- NATO Kosovo Force
- Operation Enduring Freedom
- Operation Freedom’s Sentinel
- Operation Inherent Resolve
- Operation Iraqi Freedom
- Operation New Dawn
- Operation Octave Shield
- Operation Odyssey Lightning
- Operation Spartan Shield
- U.S. Africa Command Operations
- U.S. Central Command operations
- The People Behind The Sacrifice
Army Staff Sgt. Curtis A. Mitchell
Died December 12, 2005 Serving During Operation Iraqi Freedom
28, of McConnelsville, Ohio.; assigned to the 3rd Squadron, 7th Cavalry, 2nd Brigade, 3rd Infantry Division, Fort Stewart, Ga.; killed Dec. 12 when an improvised explosive device detonated near his M1A1 Abrams tank during combat operations in Baghdad.
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Pentagon’s error upsets dead soldier’s family
A Pentagon error incorrectly listing Evansville, Ind., as the hometown of an Ohio soldier who died in Iraq has bewildered the man’s family, who wants the military to correct the mistake.
When the Defense Department announced Dec. 14 that Staff Sgt. Curtis “Tony” Mitchell had been killed two days earlier in Baghdad when a roadside bomb exploded under his tank, it listed Evansville as his “home of record.”
But Charlie Mitchell, the oldest of eight siblings, said his brother never lived in Evansville. Their parents live in southeastern Ohio, where Curtis Mitchell, 28, also grew up, joining the Army right out of high school in McConnelsville, Ohio.
Charlie Mitchell, who lives in Springfield, Ohio, said their mother is trying to get the Pentagon to set the record straight about her son, whose widow and stepson live in Georgia, outside Fort Stewart.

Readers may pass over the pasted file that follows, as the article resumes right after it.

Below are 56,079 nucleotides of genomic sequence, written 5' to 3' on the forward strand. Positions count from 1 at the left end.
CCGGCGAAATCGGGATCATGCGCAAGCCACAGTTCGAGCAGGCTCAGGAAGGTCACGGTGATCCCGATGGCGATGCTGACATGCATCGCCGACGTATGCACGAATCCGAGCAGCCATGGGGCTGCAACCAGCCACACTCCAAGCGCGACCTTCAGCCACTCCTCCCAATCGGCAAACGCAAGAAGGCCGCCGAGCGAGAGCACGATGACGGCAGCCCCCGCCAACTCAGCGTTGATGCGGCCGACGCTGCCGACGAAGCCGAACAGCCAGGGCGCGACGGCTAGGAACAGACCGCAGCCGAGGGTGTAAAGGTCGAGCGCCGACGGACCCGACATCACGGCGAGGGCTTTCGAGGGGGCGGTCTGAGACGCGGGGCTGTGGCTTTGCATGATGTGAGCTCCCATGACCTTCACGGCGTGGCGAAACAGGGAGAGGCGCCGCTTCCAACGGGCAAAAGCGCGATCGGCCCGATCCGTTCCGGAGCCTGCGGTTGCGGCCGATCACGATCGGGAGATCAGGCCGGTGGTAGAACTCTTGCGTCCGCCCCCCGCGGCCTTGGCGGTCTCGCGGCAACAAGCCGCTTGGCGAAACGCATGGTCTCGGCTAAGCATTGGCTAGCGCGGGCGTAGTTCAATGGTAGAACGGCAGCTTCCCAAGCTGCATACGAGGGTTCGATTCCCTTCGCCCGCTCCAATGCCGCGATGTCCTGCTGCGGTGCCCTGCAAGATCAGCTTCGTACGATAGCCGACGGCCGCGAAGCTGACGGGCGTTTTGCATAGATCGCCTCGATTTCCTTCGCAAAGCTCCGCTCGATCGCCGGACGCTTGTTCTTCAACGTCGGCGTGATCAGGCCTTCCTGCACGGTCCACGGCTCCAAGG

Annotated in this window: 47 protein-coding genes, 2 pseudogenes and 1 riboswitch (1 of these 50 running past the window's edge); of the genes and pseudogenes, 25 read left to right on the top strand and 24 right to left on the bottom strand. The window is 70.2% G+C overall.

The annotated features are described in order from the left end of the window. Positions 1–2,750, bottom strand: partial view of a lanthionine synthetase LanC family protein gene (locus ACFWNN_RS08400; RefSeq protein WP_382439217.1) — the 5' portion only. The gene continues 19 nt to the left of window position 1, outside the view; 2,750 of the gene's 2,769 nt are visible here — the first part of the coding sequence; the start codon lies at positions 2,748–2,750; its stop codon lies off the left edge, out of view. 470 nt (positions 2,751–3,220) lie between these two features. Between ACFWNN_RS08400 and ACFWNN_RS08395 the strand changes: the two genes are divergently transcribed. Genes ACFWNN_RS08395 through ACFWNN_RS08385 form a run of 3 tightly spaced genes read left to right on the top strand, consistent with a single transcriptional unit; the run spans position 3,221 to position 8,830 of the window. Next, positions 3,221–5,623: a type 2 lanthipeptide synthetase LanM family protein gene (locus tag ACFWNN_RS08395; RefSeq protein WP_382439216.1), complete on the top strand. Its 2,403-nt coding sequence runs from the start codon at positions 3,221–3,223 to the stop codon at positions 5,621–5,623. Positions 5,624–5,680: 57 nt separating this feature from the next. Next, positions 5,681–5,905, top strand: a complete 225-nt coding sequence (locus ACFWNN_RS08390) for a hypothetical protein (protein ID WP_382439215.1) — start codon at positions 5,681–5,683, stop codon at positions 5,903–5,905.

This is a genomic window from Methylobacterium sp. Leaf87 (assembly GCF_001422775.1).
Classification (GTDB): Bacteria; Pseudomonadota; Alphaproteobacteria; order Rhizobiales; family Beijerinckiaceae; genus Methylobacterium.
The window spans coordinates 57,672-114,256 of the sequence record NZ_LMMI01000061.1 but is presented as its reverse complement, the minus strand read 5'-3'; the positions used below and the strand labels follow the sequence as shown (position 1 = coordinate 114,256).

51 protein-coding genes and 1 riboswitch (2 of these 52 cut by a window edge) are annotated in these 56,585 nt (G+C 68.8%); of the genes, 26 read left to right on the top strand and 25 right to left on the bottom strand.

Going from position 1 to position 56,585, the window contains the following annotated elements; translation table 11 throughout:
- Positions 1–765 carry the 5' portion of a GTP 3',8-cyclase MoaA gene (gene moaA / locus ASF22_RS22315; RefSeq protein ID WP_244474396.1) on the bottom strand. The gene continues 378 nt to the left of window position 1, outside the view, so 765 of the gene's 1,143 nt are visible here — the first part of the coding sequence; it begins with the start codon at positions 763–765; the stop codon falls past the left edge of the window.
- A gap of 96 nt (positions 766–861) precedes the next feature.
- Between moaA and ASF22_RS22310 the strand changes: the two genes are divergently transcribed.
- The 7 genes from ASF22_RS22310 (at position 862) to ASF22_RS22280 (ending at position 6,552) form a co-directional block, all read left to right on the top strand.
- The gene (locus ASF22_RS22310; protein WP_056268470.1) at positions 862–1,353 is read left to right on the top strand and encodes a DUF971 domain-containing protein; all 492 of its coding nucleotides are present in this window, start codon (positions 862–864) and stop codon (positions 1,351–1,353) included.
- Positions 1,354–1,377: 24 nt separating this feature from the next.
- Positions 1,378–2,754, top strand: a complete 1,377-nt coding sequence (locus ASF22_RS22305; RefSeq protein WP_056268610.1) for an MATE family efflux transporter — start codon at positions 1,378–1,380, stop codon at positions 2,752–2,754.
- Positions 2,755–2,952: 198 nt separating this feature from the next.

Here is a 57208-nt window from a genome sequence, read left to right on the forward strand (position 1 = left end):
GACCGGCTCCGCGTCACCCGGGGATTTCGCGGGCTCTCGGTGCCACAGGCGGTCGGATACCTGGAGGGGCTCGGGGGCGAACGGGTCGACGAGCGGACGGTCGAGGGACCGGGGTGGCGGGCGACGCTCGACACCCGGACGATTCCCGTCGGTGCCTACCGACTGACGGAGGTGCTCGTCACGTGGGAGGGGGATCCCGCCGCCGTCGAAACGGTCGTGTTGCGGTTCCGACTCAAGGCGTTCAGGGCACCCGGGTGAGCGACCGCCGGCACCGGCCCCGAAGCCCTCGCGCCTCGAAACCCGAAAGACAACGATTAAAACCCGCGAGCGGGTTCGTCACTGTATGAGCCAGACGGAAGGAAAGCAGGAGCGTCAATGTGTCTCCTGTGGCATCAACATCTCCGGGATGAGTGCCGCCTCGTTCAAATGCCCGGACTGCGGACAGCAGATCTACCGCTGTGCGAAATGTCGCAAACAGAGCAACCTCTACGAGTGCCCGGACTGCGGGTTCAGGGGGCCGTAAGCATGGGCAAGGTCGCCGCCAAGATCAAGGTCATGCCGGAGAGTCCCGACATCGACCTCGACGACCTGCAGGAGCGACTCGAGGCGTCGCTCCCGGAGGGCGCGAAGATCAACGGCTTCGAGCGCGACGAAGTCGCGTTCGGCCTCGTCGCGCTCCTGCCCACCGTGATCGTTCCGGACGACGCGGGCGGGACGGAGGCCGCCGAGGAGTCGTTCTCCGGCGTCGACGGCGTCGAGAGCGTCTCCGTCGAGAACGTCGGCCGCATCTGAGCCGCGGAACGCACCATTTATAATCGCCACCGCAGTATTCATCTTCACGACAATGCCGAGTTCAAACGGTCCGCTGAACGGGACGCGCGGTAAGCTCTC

A Pentagon spokeswoman admitted Friday that it made an error.
The family of Army Spc. Craig Conger, who is from Evansville, believes the mistake came about because Conger, 22, also was in the tank hit by the bomb.
Conger’s mother, Karen Berning, said he called home Dec. 12, after suffering lacerations to his head and arm in the blast. When she talked to him again Dec. 15, they discussed the fact that the Pentagon had announced Mitchell was from Evansville.
“He said ‘No. He’s never been to Evansville,”’ Berning said.
She said the mistake is understandable because the Pentagon is trying to get as much information as possible released quickly.
“We just want to make sure it’s right,” she said.
Charlie Mitchell said he has two surviving brothers in the military — one who just finished basic training in Texas in the Air Force, and Jimmy, who was on patrol with Curtis when the bomb went off. He watched the explosion from his tank, farther back in the convoy.
Charlie Mitchell said Jimmy was on his way home from Iraq for the funeral. “He needs us right now, I think,” he said.
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Soldier killed near end of tour honored in Ohio
The Associated Press
COLUMBUS, Ohio — A soldier who was killed 36 hours before he was to leave Iraq was raised to serve the United States, his father said during a memorial service.
Army Staff Sgt. Curtis Mitchell was killed Dec. 12 when a bomb exploded near his tank in Baghdad.
Mitchell, 28, was buried last week in South Carolina, but his family wanted to honor him with the service Thursday in the city where he was born.
His father, Edward Mitchell, served in Vietnam and raised patriotic sons, said the Rev. G.A. Haubrich, who baptized Curtis Mitchell.
Army Spc. Jimmy Mitchell, 20, served with his brother in the 3rd Infantry Division, based in Fort Stewart, Ga., and was on patrol with him when he was killed. A younger brother, Airman William Mitchell, 18, recently graduated from Air Force basic training.
The brothers said they do not regret their decisions to enlist.
Curtis Mitchell grew up near McConnelsville, 65 miles southeast of Columbus. He joined the Army out of high school in 1995.